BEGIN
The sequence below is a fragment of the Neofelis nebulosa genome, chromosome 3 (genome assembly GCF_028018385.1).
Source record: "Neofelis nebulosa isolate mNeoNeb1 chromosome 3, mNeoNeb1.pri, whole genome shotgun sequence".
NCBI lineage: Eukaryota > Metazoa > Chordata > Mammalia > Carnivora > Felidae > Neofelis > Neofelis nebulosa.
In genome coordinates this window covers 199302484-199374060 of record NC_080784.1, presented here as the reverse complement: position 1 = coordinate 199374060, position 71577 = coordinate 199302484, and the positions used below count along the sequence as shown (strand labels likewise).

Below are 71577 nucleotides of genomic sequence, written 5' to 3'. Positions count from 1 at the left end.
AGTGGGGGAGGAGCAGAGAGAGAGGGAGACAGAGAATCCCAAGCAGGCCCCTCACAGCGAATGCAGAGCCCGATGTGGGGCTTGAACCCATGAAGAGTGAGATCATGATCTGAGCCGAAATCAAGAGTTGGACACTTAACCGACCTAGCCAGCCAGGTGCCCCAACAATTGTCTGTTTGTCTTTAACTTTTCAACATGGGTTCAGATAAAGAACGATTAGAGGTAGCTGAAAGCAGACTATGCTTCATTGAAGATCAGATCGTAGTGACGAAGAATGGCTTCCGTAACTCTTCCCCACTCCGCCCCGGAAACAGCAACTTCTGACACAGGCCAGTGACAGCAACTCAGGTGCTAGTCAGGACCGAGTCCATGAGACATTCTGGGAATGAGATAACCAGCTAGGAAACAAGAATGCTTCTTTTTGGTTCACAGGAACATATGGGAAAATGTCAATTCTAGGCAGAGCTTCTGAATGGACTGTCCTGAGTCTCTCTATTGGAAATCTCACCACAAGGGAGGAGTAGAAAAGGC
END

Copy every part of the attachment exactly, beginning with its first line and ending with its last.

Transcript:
The sequence below is a fragment of the Neofelis nebulosa genome, chromosome 3 (genome assembly GCF_028018385.1).
Source record: "Neofelis nebulosa isolate mNeoNeb1 chromosome 3, mNeoNeb1.pri, whole genome shotgun sequence".
NCBI lineage: Eukaryota > Metazoa > Chordata > Mammalia > Carnivora > Felidae > Neofelis > Neofelis nebulosa.
In genome coordinates this window covers 199302484-199374060 of record NC_080784.1, presented here as the reverse complement: position 1 = coordinate 199374060, position 71577 = coordinate 199302484, and the positions used below count along the sequence as shown (strand labels likewise).

Below are 71577 nucleotides of genomic sequence, written 5' to 3'. Positions count from 1 at the left end.
AGTGGGGGAGGAGCAGAGAGAGAGGGAGACAGAGAATCCCAAGCAGGCCCCTCACAGCGAATGCAGAGCCCGATGTGGGGCTTGAACCCATGAAGAGTGAGATCATGATCTGAGCCGAAATCAAGAGTTGGACACTTAACCGACCTAGCCAGCCAGGTGCCCCAACAATTGTCTGTTTGTCTTTAACTTTTCAACATGGGTTCAGATAAAGAACGATTAGAGGTAGCTGAAAGCAGACTATGCTTCATTGAAGATCAGATCGTAGTGACGAAGAATGGCTTCCGTAACTCTTCCCCACTCCGCCCCGGAAACAGCAACTTCTGACACAGGCCAGTGACAGCAACTCAGGTGCTAGTCAGGACCGAGTCCATGAGACATTCTGGGAATGAGATAACCAGCTAGGAAACAAGAATGCTTCTTTTTGGTTCACAGGAACATATGGGAAAATGTCAATTCTAGGCAGAGCTTCTGAATGGACTGTCCTGAGTCTCTCTATTGGAAATCTCACCACAAGGGAGGAGTAGAAAAGGC